Reed bees have a hankering to cut nest burrows inside pithy stems. Any pithy stem should suffice. I have used saffron thistle stems and the stems from wild fennel. Cut lengths of about 200 mm long. Pack these tightly into a frame, a piece of PVC pipe, large bamboo or another tube. Alternatively, tie a small bundle of stems tightly with some tie wire. Then attach the bundle firmly to a branch in a shrub with the cut ends of the canes poking out of the foliage. Make sure that the bundle does not move around too much when the wind blows.
Blue Banded Bees like to nest in soft clay soils. You can make small portable clay blocks for Blue Banded Bees by packing clay soil into short lengths of PVC or metal downpipe.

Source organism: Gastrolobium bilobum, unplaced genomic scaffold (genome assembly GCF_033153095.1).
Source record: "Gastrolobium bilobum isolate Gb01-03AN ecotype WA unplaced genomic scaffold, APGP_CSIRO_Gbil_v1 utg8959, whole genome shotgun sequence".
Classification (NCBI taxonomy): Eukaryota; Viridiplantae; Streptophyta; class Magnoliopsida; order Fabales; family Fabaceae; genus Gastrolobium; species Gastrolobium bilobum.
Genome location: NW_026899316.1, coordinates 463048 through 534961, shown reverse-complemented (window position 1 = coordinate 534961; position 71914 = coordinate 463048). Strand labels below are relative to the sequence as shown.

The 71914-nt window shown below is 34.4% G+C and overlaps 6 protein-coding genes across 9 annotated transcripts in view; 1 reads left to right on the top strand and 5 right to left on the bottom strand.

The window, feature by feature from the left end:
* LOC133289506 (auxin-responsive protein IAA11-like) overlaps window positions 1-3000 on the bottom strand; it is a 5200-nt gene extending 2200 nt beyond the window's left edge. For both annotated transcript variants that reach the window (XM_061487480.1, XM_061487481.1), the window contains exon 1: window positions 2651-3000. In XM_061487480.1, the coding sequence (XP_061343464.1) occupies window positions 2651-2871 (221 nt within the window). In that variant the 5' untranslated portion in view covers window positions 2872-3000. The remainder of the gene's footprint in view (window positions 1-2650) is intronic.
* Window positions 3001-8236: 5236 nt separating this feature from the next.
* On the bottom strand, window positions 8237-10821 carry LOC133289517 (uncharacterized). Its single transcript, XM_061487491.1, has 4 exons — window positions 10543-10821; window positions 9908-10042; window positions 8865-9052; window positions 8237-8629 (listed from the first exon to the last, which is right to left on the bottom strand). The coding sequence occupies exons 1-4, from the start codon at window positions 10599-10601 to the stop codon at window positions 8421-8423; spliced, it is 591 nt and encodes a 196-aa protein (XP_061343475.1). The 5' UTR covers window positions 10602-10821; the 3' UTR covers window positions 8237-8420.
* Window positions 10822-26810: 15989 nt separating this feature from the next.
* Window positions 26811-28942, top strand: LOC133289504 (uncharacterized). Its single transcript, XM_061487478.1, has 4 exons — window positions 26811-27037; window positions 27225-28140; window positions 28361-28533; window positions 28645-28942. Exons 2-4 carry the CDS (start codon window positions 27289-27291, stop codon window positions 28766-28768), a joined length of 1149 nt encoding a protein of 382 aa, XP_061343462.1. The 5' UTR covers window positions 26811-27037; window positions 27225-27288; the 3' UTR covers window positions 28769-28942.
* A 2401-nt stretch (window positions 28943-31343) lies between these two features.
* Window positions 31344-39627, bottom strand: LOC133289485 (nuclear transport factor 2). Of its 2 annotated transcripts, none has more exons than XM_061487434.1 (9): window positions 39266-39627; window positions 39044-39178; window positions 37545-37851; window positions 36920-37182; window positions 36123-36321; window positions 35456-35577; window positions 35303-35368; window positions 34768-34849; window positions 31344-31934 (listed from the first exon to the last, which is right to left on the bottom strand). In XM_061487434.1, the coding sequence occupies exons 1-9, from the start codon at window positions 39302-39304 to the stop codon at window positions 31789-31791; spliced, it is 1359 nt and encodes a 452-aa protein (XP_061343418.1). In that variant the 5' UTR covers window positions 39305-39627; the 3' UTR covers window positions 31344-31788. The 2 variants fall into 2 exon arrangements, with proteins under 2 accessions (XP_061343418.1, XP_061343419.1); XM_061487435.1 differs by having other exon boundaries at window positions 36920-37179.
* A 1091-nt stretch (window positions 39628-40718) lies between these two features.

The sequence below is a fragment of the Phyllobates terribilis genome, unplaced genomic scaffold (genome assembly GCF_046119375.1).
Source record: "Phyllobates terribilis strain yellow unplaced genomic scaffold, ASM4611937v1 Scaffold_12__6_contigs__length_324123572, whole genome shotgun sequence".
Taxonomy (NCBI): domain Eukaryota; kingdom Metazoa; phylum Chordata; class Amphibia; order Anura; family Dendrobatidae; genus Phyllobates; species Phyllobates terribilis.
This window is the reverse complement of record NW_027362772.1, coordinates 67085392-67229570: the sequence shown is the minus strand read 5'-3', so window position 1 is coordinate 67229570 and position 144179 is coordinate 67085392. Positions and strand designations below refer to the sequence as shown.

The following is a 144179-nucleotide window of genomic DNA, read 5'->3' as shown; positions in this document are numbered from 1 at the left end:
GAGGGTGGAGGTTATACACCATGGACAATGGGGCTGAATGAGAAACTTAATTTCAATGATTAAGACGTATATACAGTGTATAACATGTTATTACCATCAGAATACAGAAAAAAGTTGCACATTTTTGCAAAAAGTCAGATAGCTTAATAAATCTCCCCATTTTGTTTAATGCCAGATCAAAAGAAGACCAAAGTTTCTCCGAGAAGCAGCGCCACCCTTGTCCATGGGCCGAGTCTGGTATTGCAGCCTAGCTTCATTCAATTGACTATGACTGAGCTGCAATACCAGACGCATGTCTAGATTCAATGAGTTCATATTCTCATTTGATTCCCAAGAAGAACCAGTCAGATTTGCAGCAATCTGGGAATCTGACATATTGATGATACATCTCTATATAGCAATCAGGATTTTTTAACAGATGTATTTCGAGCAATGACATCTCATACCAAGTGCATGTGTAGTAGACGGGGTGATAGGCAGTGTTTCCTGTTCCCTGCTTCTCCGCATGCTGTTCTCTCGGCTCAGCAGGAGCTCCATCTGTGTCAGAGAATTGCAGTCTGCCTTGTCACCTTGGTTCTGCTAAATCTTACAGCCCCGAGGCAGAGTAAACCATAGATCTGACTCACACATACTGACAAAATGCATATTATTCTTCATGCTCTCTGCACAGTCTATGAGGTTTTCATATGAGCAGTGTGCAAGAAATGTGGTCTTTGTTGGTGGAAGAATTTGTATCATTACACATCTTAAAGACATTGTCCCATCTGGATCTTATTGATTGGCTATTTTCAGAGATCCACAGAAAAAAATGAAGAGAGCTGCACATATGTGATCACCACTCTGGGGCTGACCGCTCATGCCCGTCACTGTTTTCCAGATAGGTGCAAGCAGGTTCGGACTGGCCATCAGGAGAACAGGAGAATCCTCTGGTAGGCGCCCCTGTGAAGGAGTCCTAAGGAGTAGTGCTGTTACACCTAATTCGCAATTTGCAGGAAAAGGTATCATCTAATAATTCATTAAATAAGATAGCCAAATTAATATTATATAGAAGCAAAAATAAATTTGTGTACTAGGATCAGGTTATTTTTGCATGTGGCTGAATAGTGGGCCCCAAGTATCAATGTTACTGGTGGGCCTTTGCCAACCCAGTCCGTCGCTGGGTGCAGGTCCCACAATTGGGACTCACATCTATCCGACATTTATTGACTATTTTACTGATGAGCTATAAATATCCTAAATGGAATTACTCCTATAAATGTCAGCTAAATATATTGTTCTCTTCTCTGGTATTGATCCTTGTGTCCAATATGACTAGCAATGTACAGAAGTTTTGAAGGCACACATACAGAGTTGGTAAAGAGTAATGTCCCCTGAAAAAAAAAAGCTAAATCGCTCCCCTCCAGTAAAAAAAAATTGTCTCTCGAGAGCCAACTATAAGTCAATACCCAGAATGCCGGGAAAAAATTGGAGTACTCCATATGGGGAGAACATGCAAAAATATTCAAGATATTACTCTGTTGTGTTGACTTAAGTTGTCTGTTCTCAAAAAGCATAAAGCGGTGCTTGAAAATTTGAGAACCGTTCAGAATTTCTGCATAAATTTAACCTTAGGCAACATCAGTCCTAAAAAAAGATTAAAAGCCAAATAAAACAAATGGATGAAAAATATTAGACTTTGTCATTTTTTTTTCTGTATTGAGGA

Timber blocks with drilled holes
Resin Bees and Masked Bees love holes drilled in timber blocks. Hardwood will last longer and weather better. Try and use timbers that are local to your area, this way it is as natural an environment as possible.
Native bee species of different sizes will nest in holes drilled in timber blocks. Native bees come in different sizes so you should drill the holes in your timber a range of sizes between 3 mm and 10 mm wide. The depth of the drilled holes is also very important. Research tells us that the depth of the holes can have an effect on the sex of the newly hatched bees. If a drilled hole is too short, the young bees that emerge from the nest may be mainly of one sex. To make sure there is a good mix of sexes and that we are not putting nature out of balance it is recommended that the drilled holes should be between 100 to 150 mm deep.
Placement of your bee hotels